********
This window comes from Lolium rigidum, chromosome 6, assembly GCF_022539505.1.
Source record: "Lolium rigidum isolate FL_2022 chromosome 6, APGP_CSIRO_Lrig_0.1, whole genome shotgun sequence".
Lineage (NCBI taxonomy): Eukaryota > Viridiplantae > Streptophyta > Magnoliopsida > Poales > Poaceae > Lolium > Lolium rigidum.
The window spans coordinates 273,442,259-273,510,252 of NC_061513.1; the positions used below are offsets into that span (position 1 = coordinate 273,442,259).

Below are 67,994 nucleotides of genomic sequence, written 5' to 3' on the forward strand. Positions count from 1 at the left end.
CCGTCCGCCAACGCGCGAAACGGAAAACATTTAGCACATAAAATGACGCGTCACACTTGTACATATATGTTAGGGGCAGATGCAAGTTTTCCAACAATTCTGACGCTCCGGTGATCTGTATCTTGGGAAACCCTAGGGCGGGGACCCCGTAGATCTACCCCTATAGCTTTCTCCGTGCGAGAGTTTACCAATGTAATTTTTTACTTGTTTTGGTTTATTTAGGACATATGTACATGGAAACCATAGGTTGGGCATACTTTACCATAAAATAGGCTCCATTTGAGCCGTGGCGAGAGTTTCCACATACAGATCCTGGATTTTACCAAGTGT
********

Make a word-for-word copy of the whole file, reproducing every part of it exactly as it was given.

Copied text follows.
This window comes from Lolium rigidum, chromosome 6, assembly GCF_022539505.1.
Source record: "Lolium rigidum isolate FL_2022 chromosome 6, APGP_CSIRO_Lrig_0.1, whole genome shotgun sequence".
Lineage (NCBI taxonomy): Eukaryota > Viridiplantae > Streptophyta > Magnoliopsida > Poales > Poaceae > Lolium > Lolium rigidum.
The window spans coordinates 273,442,259-273,510,252 of NC_061513.1; the positions used below are offsets into that span (position 1 = coordinate 273,442,259).

Below are 67,994 nucleotides of genomic sequence, written 5' to 3' on the forward strand. Positions count from 1 at the left end.
CCGTCCGCCAACGCGCGAAACGGAAAACATTTAGCACATAAAATGACGCGTCACACTTGTACATATATGTTAGGGGCAGATGCAAGTTTTCCAACAATTCTGACGCTCCGGTGATCTGTATCTTGGGAAACCCTAGGGCGGGGACCCCGTAGATCTACCCCTATAGCTTTCTCCGTGCGAGAGTTTACCAATGTAATTTTTTACTTGTTTTGGTTTATTTAGGACATATGTACATGGAAACCATAGGTTGGGCATACTTTACCATAAAATAGGCTCCATTTGAGCCGTGGCGAGAGTTTCCACATACAGATCCTGGATTTTACCAAGTGT